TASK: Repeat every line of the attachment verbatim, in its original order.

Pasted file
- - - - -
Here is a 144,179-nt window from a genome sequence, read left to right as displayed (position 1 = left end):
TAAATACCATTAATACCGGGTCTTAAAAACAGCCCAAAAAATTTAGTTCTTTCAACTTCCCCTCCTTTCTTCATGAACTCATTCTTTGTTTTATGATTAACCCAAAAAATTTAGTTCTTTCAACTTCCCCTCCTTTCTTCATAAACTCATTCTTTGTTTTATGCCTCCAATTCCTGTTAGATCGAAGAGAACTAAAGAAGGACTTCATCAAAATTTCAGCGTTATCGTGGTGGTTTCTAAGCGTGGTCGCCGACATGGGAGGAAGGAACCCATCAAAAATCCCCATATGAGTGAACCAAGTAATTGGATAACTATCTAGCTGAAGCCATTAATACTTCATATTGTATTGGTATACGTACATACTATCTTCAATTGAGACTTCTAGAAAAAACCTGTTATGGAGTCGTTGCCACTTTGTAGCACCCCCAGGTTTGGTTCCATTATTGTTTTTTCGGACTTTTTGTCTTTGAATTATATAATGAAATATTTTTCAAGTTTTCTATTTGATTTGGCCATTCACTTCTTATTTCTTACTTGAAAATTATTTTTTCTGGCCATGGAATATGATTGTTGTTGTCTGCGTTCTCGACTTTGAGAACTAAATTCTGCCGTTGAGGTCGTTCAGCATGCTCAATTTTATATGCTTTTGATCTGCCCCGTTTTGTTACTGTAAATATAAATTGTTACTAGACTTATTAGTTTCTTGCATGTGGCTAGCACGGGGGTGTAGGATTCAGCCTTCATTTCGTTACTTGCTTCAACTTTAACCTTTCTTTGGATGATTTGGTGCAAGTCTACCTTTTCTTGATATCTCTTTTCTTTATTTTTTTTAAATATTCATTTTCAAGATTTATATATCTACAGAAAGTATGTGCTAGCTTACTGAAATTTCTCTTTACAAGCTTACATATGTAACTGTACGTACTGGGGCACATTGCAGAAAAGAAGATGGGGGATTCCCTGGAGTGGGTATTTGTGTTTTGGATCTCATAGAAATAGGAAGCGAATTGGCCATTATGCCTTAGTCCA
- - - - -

Here is a 144,179-nt window from a genome sequence, read left to right as displayed (position 1 = left end):
TAAATACCATTAATACCGGGTCTTAAAAACAGCCCAAAAAATTTAGTTCTTTCAACTTCCCCTCCTTTCTTCATGAACTCATTCTTTGTTTTATGATTAACCCAAAAAATTTAGTTCTTTCAACTTCCCCTCCTTTCTTCATAAACTCATTCTTTGTTTTATGCCTCCAATTCCTGTTAGATCGAAGAGAACTAAAGAAGGACTTCATCAAAATTTCAGCGTTATCGTGGTGGTTTCTAAGCGTGGTCGCCGACATGGGAGGAAGGAACCCATCAAAAATCCCCATATGAGTGAACCAAGTAATTGGATAACTATCTAGCTGAAGCCATTAATACTTCATATTGTATTGGTATACGTACATACTATCTTCAATTGAGACTTCTAGAAAAAACCTGTTATGGAGTCGTTGCCACTTTGTAGCACCCCCAGGTTTGGTTCCATTATTGTTTTTTCGGACTTTTTGTCTTTGAATTATATAATGAAATATTTTTCAAGTTTTCTATTTGATTTGGCCATTCACTTCTTATTTCTTACTTGAAAATTATTTTTTCTGGCCATGGAATATGATTGTTGTTGTCTGCGTTCTCGACTTTGAGAACTAAATTCTGCCGTTGAGGTCGTTCAGCATGCTCAATTTTATATGCTTTTGATCTGCCCCGTTTTGTTACTGTAAATATAAATTGTTACTAGACTTATTAGTTTCTTGCATGTGGCTAGCACGGGGGTGTAGGATTCAGCCTTCATTTCGTTACTTGCTTCAACTTTAACCTTTCTTTGGATGATTTGGTGCAAGTCTACCTTTTCTTGATATCTCTTTTCTTTATTTTTTTTAAATATTCATTTTCAAGATTTATATATCTACAGAAAGTATGTGCTAGCTTACTGAAATTTCTCTTTACAAGCTTACATATGTAACTGTACGTACTGGGGCACATTGCAGAAAAGAAGATGGGGGATTCCCTGGAGTGGGTATTTGTGTTTTGGATCTCATAGAAATAGGAAGCGAATTGGCCATTATGCCTTAGTCCA